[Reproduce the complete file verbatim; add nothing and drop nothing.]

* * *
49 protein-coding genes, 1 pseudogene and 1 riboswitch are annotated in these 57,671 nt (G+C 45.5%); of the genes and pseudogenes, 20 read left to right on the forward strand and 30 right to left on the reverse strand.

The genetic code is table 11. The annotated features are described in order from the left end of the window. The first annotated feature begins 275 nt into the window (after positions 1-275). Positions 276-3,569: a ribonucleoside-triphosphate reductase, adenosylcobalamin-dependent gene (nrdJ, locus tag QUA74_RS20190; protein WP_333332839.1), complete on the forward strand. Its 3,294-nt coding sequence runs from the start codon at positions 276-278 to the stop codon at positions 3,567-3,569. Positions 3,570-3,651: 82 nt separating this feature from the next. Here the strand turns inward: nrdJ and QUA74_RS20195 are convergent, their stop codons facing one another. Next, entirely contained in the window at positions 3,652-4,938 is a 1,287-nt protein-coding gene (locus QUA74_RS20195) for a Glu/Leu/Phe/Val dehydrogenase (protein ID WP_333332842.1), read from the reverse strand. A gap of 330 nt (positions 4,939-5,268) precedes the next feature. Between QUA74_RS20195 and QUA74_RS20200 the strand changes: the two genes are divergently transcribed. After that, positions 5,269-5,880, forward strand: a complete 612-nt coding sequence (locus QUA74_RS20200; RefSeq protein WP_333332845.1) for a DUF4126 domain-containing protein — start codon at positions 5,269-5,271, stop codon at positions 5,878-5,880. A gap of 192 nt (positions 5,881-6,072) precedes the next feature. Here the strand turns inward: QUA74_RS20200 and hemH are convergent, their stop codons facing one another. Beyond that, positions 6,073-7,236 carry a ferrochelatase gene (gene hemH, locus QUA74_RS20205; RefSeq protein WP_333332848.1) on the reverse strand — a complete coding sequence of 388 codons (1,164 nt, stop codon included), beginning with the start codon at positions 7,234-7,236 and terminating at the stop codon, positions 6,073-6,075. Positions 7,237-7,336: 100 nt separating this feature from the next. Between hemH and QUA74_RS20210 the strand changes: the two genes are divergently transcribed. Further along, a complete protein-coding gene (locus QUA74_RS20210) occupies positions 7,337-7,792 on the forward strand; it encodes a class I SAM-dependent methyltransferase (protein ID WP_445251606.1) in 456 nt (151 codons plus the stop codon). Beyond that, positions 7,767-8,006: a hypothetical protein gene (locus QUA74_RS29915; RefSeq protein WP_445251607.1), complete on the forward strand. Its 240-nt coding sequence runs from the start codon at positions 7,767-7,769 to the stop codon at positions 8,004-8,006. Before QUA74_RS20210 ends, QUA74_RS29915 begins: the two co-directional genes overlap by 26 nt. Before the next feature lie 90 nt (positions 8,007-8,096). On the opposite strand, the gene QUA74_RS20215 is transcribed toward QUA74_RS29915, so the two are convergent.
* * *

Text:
49 protein-coding genes, 1 pseudogene and 1 riboswitch are annotated in these 57,671 nt (G+C 45.5%); of the genes and pseudogenes, 20 read left to right on the forward strand and 30 right to left on the reverse strand.

The genetic code is table 11. The annotated features are described in order from the left end of the window. The first annotated feature begins 275 nt into the window (after positions 1-275). Positions 276-3,569: a ribonucleoside-triphosphate reductase, adenosylcobalamin-dependent gene (nrdJ, locus tag QUA74_RS20190; protein WP_333332839.1), complete on the forward strand. Its 3,294-nt coding sequence runs from the start codon at positions 276-278 to the stop codon at positions 3,567-3,569. Positions 3,570-3,651: 82 nt separating this feature from the next. Here the strand turns inward: nrdJ and QUA74_RS20195 are convergent, their stop codons facing one another. Next, entirely contained in the window at positions 3,652-4,938 is a 1,287-nt protein-coding gene (locus QUA74_RS20195) for a Glu/Leu/Phe/Val dehydrogenase (protein ID WP_333332842.1), read from the reverse strand. A gap of 330 nt (positions 4,939-5,268) precedes the next feature. Between QUA74_RS20195 and QUA74_RS20200 the strand changes: the two genes are divergently transcribed. After that, positions 5,269-5,880, forward strand: a complete 612-nt coding sequence (locus QUA74_RS20200; RefSeq protein WP_333332845.1) for a DUF4126 domain-containing protein — start codon at positions 5,269-5,271, stop codon at positions 5,878-5,880. A gap of 192 nt (positions 5,881-6,072) precedes the next feature. Here the strand turns inward: QUA74_RS20200 and hemH are convergent, their stop codons facing one another. Beyond that, positions 6,073-7,236 carry a ferrochelatase gene (gene hemH, locus QUA74_RS20205; RefSeq protein WP_333332848.1) on the reverse strand — a complete coding sequence of 388 codons (1,164 nt, stop codon included), beginning with the start codon at positions 7,234-7,236 and terminating at the stop codon, positions 6,073-6,075. Positions 7,237-7,336: 100 nt separating this feature from the next. Between hemH and QUA74_RS20210 the strand changes: the two genes are divergently transcribed. Further along, a complete protein-coding gene (locus QUA74_RS20210) occupies positions 7,337-7,792 on the forward strand; it encodes a class I SAM-dependent methyltransferase (protein ID WP_445251606.1) in 456 nt (151 codons plus the stop codon). Beyond that, positions 7,767-8,006: a hypothetical protein gene (locus QUA74_RS29915; RefSeq protein WP_445251607.1), complete on the forward strand. Its 240-nt coding sequence runs from the start codon at positions 7,767-7,769 to the stop codon at positions 8,004-8,006. Before QUA74_RS20210 ends, QUA74_RS29915 begins: the two co-directional genes overlap by 26 nt. Before the next feature lie 90 nt (positions 8,007-8,096). On the opposite strand, the gene QUA74_RS20215 is transcribed toward QUA74_RS29915, so the two are convergent.